Journey to Miami Regionals: Making his own future.

David Glock with his wife Amanda

David Glock pictured with his wife Amanda.

After a work-related accident forced him to seek a new line of work, David Glock decided to take his future into his own hands, and found the best way to do that was a Bachelor of Integrative Studies degree from Miami University Regionals.

Originally from Dayton, David had his foot crushed by a forklift in 2003. Hoping to be able to find a job not as physically demanding and a career where he could help people, he enrolled at Sinclair Community College, where he received an associate’s degree in computer support.

When he finished his degree, however, he realized how big his classes were and found himself competing with over 400 people for the same jobs. 

He had a nephew who was a student at Miami Regionals and through him he learned about the Bachelor of Integrative Studies degree.

“I could build my program around what I really wanted to do,” he said, “which was to get into helping people with injuries or disabilities.”

In the BIS program, he designed his own degree, calling it “Worker Communication and Relations.” His intention was to concentrate in human resources studies, but the service learning component inspired him to take a slightly different route.

David Glock pictured working with cement to lay a sidewalk as part of the Caring Craftsmen.

David pictured working with cement to lay a sidewalk as part of the Caring Craftsmen.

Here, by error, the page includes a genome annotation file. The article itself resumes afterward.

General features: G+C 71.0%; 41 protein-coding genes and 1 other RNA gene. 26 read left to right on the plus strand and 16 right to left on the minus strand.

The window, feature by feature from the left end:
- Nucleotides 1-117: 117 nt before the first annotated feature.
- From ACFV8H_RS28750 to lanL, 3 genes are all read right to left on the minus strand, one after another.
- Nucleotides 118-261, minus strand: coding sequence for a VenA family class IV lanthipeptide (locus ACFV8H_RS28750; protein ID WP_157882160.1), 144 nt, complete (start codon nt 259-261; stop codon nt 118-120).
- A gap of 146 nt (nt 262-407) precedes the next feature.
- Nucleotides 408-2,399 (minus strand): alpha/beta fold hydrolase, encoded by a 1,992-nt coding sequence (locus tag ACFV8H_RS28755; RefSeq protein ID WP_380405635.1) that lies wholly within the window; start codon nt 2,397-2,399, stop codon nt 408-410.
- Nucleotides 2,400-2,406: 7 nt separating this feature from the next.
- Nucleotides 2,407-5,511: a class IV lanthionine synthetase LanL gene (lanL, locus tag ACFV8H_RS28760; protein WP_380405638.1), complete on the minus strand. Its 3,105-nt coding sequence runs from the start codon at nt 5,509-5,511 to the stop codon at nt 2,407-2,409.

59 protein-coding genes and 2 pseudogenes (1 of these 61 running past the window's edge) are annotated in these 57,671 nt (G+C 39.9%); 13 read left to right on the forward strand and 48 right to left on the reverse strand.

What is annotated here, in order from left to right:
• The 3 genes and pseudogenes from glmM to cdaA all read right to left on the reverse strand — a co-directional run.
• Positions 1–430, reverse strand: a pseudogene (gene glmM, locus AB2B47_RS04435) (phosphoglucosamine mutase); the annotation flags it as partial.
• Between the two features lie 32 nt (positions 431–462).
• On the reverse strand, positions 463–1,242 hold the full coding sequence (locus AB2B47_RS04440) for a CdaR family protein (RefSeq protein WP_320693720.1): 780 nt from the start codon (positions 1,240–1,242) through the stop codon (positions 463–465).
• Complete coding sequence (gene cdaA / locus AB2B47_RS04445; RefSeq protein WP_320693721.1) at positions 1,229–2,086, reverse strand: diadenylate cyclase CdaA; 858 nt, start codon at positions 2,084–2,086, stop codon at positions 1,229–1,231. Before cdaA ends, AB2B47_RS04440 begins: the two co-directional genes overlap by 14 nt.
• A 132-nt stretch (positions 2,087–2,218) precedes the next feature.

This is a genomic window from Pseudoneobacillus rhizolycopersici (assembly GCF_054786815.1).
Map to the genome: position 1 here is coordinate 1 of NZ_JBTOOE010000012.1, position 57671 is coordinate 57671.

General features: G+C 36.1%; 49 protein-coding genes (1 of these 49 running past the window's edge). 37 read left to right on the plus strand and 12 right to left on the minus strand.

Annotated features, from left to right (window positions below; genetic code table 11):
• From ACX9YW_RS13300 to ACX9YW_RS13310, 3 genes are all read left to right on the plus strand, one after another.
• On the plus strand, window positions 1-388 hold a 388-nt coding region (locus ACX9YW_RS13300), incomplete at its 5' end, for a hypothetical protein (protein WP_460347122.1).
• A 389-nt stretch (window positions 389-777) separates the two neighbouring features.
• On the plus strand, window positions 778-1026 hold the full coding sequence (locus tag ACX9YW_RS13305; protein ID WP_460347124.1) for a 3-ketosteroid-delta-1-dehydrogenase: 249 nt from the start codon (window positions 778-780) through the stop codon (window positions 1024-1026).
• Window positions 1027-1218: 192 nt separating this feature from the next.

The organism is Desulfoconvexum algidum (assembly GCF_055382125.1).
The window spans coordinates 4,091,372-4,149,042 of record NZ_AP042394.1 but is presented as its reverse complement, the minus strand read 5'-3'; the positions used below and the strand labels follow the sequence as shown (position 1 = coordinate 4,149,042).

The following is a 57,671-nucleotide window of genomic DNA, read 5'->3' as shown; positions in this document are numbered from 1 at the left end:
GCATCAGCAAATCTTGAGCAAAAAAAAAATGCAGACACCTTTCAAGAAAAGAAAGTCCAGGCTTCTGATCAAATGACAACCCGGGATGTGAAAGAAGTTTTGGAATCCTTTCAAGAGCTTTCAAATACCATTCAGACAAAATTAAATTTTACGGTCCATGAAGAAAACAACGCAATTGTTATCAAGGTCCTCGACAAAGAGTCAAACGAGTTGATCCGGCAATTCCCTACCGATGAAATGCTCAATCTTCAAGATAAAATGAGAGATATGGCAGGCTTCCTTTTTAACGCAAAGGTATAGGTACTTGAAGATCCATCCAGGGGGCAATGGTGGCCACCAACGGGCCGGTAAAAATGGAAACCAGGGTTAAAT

In one of his classes, Scott Osterfeld, the outreach coordinator for the Butler County Board of Developmental Disabilities, came to speak about helping with some of the board’s initiatives.

“It started sounding like something that I'd like to work with a little bit,” David said. “When we were choosing our Service Learning project, I chose to work with Scott. Since I had some background in construction, I told him I'd like to pick this project to help some of the board’s clients with home repairs that they couldn’t do or afford to do themselves.”

The idea had merit and soon became a full-fledged support program called Caring Craftsmen. David not only enlists the aid of experienced volunteers from the construction industry, but reaches out to area businesses and organizations to fund the projects. The Hannah Meyer Memorial Fund acts as the Caring Craftsmen’s fiscal agent, so monetary donations can be made and utilized.

More than a dozen projects have included building a fence for a family with an autistic child, replacing a lead-up sidewalk that had sunken so that a client with cerebral palsy could safely get in and out of her house, and smaller projects like putting up hand rails.

Osterfeld said that David’s idea resonated because of the great need for such things.

“We already have a waiting list,” he said.

David's dad Dave Sr. helps hang a light as part of the Caring Craftsmen.

David's dad Dave Sr. helps hang a light as part of the Caring Craftsmen.

David has enlisted the aid of three project managers to complement a cadre of volunteers so that he doesn’t have to be present at all projects at all times, and the initiative has taken on a life of its own.

David has received two Department of Interdisciplinary and Communication Studies scholarships that he attributes to the success of his service learning project.

Dave is a remarkable student and human being, said Dr. Caryn E. Neumann, lecturer in the Department of Interdisciplinary and Communication Studies.  The entire department is proud of the work that he has done to better the community. He is an example of the person that a Miami education can produce.

After he graduates with his Bachelor of Integrative Studies degree after the fall semester, he plans to begin work the following fall on a Master’s Degree in social work.